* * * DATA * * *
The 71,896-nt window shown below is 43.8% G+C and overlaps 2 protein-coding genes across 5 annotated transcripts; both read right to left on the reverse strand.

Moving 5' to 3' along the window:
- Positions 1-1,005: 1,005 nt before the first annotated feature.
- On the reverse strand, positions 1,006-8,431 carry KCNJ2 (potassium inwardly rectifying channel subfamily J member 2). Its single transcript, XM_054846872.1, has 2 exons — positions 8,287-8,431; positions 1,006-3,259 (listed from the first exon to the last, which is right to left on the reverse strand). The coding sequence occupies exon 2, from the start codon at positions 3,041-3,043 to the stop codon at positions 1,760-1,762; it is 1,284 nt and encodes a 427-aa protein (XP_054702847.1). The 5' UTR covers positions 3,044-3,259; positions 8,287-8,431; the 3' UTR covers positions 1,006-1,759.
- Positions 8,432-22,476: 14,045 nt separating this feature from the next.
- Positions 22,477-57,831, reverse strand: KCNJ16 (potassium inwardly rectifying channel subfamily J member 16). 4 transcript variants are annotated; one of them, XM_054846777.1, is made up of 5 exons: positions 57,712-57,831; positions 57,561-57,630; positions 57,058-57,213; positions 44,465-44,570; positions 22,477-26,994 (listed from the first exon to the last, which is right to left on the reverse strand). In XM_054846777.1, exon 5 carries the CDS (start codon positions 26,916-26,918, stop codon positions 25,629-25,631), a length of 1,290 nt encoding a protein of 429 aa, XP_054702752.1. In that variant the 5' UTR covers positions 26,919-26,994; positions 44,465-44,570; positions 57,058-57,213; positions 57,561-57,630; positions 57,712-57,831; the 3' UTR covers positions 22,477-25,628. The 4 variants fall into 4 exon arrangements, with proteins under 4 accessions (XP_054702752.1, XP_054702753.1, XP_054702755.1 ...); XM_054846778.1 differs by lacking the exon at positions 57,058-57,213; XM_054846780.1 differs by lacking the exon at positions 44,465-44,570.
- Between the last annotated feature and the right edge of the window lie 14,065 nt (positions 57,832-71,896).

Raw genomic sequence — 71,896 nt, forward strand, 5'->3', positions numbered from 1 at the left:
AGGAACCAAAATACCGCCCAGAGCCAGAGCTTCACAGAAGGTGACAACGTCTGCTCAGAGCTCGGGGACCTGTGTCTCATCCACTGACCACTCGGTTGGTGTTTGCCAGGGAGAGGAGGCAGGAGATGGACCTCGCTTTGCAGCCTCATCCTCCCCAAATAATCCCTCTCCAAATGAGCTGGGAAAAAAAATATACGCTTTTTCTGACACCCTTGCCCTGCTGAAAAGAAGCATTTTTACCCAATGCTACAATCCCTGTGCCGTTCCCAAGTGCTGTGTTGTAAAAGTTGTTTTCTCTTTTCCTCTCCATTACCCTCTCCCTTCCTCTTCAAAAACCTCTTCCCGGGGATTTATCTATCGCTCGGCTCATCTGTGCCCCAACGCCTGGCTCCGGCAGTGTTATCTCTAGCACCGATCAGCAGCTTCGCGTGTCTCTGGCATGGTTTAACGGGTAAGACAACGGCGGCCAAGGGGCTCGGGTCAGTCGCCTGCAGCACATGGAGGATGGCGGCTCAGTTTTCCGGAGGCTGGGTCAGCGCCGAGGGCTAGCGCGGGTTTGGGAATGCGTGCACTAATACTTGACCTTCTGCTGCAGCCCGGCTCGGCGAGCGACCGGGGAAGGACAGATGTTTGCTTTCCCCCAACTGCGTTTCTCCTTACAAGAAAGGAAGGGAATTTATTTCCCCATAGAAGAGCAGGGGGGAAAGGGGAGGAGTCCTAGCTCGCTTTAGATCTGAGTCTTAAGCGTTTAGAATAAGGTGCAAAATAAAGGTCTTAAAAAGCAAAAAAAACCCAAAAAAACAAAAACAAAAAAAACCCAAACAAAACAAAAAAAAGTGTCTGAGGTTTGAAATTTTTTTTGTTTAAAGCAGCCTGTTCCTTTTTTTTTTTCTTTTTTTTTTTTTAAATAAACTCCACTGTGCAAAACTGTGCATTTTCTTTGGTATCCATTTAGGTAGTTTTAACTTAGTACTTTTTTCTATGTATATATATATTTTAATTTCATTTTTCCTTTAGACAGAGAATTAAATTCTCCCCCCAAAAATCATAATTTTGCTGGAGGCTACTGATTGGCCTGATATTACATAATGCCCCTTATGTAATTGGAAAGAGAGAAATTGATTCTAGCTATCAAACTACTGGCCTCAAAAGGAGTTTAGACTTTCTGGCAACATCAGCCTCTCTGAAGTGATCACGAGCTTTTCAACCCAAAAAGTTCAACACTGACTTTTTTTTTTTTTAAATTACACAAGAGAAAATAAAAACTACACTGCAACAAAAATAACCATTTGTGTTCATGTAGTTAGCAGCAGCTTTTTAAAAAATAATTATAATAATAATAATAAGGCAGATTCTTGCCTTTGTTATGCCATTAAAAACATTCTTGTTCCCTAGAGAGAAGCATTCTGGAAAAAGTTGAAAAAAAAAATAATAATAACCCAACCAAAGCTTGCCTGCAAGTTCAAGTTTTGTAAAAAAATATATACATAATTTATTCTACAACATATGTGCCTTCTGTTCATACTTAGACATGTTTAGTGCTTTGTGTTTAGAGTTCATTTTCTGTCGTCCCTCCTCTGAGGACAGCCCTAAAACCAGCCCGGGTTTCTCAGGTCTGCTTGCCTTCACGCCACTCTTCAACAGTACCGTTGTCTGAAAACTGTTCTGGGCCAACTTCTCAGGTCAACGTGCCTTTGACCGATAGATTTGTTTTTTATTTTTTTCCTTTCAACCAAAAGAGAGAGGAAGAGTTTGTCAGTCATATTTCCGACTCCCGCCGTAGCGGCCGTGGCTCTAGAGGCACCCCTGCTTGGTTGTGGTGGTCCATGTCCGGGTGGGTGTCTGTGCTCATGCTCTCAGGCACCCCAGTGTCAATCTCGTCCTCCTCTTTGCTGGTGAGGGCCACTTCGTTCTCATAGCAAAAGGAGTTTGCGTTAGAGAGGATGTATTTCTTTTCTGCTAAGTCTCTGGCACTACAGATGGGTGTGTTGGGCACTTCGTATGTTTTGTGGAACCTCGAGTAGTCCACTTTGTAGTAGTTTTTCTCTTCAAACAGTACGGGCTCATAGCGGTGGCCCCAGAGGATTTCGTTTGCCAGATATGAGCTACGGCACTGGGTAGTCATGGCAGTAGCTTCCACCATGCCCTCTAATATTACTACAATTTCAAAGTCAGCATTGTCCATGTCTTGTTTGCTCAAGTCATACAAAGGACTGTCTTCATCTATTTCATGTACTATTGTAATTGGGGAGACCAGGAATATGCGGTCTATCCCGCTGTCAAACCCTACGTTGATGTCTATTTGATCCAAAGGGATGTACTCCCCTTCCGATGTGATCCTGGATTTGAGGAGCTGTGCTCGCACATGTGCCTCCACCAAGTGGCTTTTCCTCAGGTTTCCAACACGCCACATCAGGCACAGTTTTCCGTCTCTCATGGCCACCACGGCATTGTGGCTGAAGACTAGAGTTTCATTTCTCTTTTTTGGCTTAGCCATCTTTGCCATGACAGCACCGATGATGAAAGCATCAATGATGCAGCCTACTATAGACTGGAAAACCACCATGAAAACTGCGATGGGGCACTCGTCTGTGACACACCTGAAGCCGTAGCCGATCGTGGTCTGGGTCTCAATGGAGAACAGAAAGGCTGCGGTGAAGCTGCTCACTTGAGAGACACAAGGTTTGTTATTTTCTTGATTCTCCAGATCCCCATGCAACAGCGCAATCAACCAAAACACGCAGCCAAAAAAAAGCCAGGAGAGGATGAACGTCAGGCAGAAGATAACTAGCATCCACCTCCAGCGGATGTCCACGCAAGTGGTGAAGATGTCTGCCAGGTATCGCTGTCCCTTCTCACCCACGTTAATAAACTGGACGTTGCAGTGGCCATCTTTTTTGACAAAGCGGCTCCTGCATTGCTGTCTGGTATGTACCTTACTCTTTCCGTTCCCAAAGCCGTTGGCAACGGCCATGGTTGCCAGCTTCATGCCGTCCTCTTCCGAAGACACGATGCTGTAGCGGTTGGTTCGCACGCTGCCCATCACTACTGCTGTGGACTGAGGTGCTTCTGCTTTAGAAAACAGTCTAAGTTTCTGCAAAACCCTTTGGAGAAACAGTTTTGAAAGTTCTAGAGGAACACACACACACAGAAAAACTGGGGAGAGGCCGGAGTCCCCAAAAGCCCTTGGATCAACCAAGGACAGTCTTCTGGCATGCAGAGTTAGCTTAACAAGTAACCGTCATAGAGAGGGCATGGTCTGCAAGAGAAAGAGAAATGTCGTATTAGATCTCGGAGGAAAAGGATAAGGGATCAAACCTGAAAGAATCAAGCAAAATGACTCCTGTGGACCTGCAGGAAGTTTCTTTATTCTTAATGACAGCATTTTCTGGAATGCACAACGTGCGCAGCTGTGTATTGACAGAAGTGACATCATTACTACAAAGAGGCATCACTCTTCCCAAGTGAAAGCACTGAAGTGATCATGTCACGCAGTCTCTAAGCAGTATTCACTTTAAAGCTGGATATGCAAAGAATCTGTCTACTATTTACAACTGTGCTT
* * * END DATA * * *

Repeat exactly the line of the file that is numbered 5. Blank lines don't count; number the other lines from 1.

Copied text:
- Positions 8,432-22,476: 14,045 nt separating this feature from the next.